Ameinu American Jews Israel Israeli Arabs

An obscene bill would make Arabic a “secondary” language in Israel

Last Friday, I spent the morning at a planning session with the most courageous, inspiring and sensible Israelis I have ever met: the leaders of Givat Haviva, which has been fighting the battle for coexistence and equality between Jewish and Palestinian citizens of Israel for decades.

At a time when the social and economic gaps between Israel’s Arabs and Israel’s Jews are gaping, these Jews and Arabs are striving, almost defiantly, to build a “shared society,” an Israel where different cultures have a shared stake in the future, despite the Nakba, despite the racism, despite the difficulties of reconciling the Zionist ethos with the Israeli Arab experience, despite the Arab villages that have disappeared, despite the Muslim cemetaries that have been desecrated by government-approved construction projects, despite everything.

Other American Jewish groups are also engaged in this struggle, including the Abraham Fund and Ameinu, on whose board I serve. Recently, the plight of Palestinian citizens of Israel has been taken up by the American Jewish mainstream, or at least part of it, in the form of an Interagency Task Force on Israeli Arab Issues. That is a coalition of 80 North American Jewish organizations, foundations, federations and private philanthropists, who “support Israel’s Declaration of Independence, including the article that promises social and political equality for all its inhabitants—Jews and Arabs alike.”

This is, to put it gently, a journey up a very steep, perilous slope. It may well be harder to reach the goal of a shared and equal society within Israel than to create a Palestinian state. But the last thing Israel needs is to make the problem worse, to send a signal to Israeli Arabs –one fifth of the population–that they are not full-fledged citizens. That is why a Knesset bill that will be introduced by Likud MK Limor Livnat is not just infuriating; it is obscene. As noted in today’s Haaretz:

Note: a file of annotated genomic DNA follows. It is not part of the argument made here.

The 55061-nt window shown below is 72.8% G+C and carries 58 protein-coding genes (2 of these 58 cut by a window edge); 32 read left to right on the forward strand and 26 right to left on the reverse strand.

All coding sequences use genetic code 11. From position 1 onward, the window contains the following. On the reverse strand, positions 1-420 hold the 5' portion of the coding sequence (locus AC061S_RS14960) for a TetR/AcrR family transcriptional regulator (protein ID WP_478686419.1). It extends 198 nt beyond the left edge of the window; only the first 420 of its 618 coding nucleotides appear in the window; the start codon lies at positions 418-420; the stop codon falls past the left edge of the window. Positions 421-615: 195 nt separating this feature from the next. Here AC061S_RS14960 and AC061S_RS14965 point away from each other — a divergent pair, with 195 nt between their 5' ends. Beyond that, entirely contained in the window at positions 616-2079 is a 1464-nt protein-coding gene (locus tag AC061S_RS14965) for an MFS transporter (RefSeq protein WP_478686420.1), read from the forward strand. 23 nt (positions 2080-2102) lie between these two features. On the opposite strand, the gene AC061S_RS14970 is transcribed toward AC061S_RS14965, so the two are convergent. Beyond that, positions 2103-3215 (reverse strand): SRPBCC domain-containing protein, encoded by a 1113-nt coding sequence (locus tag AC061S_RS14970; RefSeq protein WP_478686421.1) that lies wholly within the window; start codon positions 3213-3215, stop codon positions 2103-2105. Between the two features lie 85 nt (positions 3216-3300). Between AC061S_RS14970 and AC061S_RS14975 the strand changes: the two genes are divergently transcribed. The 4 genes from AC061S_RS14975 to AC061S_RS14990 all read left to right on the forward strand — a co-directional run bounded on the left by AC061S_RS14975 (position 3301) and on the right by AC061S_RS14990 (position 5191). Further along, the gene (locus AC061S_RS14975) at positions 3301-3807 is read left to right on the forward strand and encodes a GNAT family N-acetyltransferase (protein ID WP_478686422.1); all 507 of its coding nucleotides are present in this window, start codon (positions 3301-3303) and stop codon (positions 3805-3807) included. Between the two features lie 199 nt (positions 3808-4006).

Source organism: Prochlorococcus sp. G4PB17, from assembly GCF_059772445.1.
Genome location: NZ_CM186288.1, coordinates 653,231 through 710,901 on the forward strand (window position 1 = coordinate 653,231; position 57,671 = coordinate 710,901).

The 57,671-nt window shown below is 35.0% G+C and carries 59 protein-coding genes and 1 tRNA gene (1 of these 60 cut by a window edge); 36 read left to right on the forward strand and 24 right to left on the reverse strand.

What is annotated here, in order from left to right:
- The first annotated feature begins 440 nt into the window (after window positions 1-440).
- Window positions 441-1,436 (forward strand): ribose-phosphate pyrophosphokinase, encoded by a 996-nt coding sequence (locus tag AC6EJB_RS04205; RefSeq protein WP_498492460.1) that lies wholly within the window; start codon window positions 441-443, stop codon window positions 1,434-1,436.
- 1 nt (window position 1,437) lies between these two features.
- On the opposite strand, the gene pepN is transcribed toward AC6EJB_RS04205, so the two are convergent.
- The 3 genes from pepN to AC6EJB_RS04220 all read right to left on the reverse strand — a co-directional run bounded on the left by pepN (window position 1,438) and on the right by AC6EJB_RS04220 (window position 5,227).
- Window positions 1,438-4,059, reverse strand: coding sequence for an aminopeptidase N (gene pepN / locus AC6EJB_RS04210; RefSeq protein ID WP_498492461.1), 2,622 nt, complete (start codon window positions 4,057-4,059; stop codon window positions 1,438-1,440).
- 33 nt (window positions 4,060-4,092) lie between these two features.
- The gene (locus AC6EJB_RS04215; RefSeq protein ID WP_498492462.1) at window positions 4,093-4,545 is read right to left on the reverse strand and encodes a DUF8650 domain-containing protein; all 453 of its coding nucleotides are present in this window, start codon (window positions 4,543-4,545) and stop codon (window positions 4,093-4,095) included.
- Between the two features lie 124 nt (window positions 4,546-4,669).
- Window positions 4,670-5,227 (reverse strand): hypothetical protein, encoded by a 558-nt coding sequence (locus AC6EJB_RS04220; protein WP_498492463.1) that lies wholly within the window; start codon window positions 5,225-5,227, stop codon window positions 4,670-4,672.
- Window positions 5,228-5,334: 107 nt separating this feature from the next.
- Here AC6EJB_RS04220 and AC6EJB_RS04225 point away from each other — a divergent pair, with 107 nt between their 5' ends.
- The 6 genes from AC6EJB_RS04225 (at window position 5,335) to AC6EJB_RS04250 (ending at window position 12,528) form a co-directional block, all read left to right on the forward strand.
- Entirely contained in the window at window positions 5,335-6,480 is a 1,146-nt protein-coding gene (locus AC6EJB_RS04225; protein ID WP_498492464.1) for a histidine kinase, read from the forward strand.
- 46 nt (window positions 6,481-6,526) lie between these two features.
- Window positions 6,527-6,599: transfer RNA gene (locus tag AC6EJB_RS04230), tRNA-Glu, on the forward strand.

MK Limor Livnat (Likud) and three other leading MKs from Kadima, Likud and Shas are set to propose this week that the Knesset remove Arabic from its list of the country’s official primary languages.

The bill would make Hebrew the only official primary language, and Arabic, English and Russian would become official secondary languages…

“It cannot be, it is not appropriate or reasonable that the status of one language or another in the Land of Israel is identical to the status of the Hebrew language,” said Livnat.

“Precisely in these times, when there are radical groups of Israeli Arabs trying to turn the State of Israel into a binational state, it is most urgent to put into law the unique status of the language of the Bible – the Hebrew language.”

Her last statement might win this year’s prize for the most contorted, creative Orwellian doublespeak. Yes, there are single-staters among Palestinian citizens of Israel, and there are fierce separatists, and there is bitterness and fury and confusion. The answer to that trend is to make every effort to give these citizens equal standing in Israel. Instead, some political opportunists are going out of their way to slap them in the face, to treat them as a kind of irritating afterthought.

43 thoughts on “An obscene bill would make Arabic a “secondary” language in Israel

  1. I’ve been deprived of the Realistic Dove experience for a few weeks, but am always glad to check back in to observe the mental and moral gymnastics you go through, in order to prove to yourself that “the Zionist ethos” can be “reconciled” with the needs and rights of the indigenous Arabs of Palestine. Last time I checked, merely endorsing the idea that Israel could be defined as a “state for the Jews and all its citizens” was enough to enough to place any Israeli politican beyond the pale…

  2. I’ve been deprived of the Marco experience for a few weeks, but I am always glad when he checks back in to observe the mental and moral gymnastics he goes through, in order to prove to himself that “the Palestinian ethos” can be “reconciled” with the needs and rights of the indigenous Jews of Israel.

    Last time I checked, merely endorsing the idea that Israel could be a “Jewish state” alongside a Palestinian state was enough to place any Palestinian politican beyond the pale…

  3. Oh, I don’t know about that, Jonathan. For decades, Palestinians recognized the rights of “indigenous” Jews, i.e., those whose families were there before about 1900. It’s those troublesome European-born, Zionist secularists, most of whom didn’t care very much about their ancient homeland but used it as a rallying cry to mobilize the masses, who posed a problem.

    And now, Abu Mazen et. al. might not recognize the “right” of a Jewish state to exist, but they have certainly endorsed the idea that the only way out of this mess is for such a state to exist “alongside a Palestinian state.”

  4. Actually this is exactly the right time for a bill like this. It’s a symbolic statement to the Arabs minority that things like the flag and the national anthem aren’t changing and that Israel will continue to be a Jewish state. The drawback is that it’s always helpful to know what your seditious minority is saying. Downgrade the official status but upgrade instruction. That’s actually a matter of national security.